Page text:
The School of the Annunciation, which prepares students for the new evangelization in England and Wales, will mark its official foundation on Sept. 8 with Mass celebrated by Australia’s Cardinal George Pell.
Cardinal Pell’s visit follows an “unexpectedly large number of applications” for the school’s two-year program, the school said Sept. 1.
The school’s director of studies, Caroline Farey said that the school now has over 30 students for its part-time distance-learning diploma in the new evangelization. Enrollment in the two-year program has far exceeded the administration’s expectations that its initial target of 20 students would be “unrealistic.”
Farey said the course content has “quality and relevance.” It was developed by Dr. Petroc Willey, a consultor for the Pontifical Council for the New Evangelization.
The school, based at Buckfast Abbey in Devon, said it aims to help students “deepen their knowledge and appreciation of the Catholic faith.”
The School of the Annunciation is the only center for formation for the new evangelization in England and Wales. It features part-time residential formation at the abbey for both religious and lay people as well as online support to teach distance education courses.
Cardinal Pell has become a prominent figure in the Catholic Church. He is one of the eight cardinals advising Pope Francis on church reforms. He is also the Prefect of the Secretariat for the Economy, which oversees the economic and administrative activities of Vatican City and the Holy See.
Monsignor Graham Bell will attend the foundation Mass, representing the Pontifical Council for the New Evangelization.
In addition to the two-year diploma program, the school offers autumn session short courses on topics such as catechetics, Latin, and the relation of the new evangelization to media, sacred art, and apologetics. Summer sessions include courses in liturgy, philosophy, theology, and sacred art.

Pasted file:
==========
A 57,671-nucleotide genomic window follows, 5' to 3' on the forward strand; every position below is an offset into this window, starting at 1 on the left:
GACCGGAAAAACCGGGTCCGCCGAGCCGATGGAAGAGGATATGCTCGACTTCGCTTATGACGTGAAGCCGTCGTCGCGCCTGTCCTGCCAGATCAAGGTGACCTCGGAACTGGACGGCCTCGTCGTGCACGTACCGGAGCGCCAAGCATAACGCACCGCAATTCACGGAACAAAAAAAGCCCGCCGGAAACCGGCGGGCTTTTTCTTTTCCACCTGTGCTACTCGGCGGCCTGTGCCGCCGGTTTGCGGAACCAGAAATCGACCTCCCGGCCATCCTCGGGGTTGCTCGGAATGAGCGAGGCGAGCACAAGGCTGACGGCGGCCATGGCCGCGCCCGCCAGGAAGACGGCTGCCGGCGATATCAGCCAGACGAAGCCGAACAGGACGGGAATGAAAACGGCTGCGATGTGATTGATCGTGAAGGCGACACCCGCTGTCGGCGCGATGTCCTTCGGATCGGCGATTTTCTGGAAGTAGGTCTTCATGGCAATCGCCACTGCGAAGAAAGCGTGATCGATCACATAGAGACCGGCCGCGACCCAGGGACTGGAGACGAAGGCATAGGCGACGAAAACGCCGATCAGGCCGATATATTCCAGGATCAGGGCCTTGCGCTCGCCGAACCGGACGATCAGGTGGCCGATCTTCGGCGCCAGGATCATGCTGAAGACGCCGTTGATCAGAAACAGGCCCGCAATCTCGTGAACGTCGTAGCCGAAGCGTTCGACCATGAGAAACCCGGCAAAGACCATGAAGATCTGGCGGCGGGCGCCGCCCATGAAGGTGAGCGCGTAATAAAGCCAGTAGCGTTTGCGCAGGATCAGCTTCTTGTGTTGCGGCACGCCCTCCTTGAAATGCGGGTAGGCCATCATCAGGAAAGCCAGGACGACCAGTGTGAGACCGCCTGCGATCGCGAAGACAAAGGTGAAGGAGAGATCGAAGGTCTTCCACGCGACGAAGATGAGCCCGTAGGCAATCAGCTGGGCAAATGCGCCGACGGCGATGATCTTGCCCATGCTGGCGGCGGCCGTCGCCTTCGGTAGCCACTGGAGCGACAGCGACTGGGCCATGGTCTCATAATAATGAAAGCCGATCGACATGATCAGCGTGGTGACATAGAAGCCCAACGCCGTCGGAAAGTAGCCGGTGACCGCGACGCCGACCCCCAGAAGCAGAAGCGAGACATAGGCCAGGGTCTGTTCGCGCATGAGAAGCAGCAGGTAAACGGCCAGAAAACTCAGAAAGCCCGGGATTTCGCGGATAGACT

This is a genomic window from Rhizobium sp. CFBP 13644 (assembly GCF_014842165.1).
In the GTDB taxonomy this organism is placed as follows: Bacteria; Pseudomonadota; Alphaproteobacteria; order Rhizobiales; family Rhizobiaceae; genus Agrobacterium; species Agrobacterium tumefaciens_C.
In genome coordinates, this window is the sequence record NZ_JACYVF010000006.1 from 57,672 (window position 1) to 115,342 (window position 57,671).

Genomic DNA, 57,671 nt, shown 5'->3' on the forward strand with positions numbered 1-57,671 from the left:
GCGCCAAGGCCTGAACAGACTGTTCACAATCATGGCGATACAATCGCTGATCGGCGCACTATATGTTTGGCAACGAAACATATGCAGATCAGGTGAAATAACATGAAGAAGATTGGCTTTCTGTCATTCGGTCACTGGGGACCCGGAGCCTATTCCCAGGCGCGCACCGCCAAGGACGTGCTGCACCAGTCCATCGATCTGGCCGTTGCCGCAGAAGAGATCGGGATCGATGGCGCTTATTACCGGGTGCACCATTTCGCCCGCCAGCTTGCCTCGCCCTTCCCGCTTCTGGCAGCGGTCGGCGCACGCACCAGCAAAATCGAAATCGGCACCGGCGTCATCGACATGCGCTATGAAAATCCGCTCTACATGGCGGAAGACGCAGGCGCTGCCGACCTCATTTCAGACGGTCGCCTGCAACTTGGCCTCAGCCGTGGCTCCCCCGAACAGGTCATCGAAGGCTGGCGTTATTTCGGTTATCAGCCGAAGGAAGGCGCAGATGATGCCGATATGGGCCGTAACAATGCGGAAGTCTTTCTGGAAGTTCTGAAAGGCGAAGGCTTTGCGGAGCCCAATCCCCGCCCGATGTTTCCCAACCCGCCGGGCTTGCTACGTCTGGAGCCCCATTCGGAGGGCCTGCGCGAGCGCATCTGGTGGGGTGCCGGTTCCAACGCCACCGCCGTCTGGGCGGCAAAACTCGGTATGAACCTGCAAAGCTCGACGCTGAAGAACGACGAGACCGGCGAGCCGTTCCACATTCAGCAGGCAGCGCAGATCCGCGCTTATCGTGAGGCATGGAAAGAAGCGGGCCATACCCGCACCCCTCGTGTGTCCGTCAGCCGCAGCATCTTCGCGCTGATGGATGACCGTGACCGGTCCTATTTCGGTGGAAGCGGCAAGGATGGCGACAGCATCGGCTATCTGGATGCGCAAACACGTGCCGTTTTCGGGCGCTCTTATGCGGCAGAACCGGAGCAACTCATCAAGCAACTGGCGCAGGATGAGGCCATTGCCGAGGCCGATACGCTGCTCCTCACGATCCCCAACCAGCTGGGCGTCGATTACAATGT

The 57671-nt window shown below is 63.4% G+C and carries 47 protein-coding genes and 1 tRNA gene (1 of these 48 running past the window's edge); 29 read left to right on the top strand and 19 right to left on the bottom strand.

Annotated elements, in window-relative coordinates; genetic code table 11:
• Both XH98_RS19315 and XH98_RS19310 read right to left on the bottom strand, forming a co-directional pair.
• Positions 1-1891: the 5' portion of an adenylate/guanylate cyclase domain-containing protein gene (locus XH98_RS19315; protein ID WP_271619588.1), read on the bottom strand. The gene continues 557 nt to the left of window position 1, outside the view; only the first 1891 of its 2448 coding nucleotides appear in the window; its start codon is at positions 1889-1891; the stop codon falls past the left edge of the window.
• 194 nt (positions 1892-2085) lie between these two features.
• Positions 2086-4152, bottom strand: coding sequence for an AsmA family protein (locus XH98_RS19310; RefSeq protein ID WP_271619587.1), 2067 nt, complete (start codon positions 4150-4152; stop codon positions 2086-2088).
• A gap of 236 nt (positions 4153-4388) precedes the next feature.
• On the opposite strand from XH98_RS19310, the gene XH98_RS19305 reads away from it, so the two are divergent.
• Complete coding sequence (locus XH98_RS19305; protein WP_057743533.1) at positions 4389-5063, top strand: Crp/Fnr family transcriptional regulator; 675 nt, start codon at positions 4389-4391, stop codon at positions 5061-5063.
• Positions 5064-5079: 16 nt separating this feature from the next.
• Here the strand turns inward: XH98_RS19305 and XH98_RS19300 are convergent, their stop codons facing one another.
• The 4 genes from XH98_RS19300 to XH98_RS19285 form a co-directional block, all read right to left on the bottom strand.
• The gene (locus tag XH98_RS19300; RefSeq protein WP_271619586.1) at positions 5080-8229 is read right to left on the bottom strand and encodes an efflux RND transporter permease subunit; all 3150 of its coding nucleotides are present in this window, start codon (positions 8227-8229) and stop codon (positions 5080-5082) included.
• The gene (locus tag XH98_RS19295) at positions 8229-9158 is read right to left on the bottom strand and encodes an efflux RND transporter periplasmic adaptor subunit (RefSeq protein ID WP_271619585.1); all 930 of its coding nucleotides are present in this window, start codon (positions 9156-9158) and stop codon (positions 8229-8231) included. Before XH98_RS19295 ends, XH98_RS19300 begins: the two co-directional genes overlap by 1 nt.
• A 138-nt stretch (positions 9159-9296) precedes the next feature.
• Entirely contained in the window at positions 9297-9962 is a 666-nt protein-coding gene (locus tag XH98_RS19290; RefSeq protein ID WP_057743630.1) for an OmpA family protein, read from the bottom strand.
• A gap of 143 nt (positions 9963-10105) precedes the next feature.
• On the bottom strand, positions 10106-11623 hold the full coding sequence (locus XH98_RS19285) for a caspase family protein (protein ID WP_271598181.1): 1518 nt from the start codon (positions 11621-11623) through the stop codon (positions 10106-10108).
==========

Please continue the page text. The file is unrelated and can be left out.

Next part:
The school has already hosted its first summer sessions: five four-day courses intended to help students understand the relationship between philosophy and Christian faith. The courses aim to help students engage productively with non-Christians.
Dr. Andrew Beards, the School of the Annunciation’s academic director, said that many of the summer students were “inspired to continue with us” in the diploma program.
One student, Tim Clegg, said that Christians need guidance from scholars.
“As Christians, we need more than ever to be able to articulate our faith, our beliefs, our Catholicism. We need to be able to defend our position and dispel the myths and propaganda that swirl around the modern day media,” Clegg said.
Residential sessions are structured to harmonize with the monastic day and integrate academic work into the monastery’s religious life.
Summer student Callum Hall praised the courses for integrating Holy Mass and the Liturgy of the Hours into their schedule.
“This school is a must for anyone, no matter their age or their previous education,” Hall said. “I have no degree in either philosophy or theology, but I found that all the lectures were constantly being adapted to the needs of the students.”
The Sept. 8 date for the school’s official establishment was chosen because it falls on the Nativity of the Blessed Virgin Mary.
The school was consecrated to Mary on March 25, the Feast of the Annunciation.
More information is available at the school’s website www.schooloftheannunciation.com.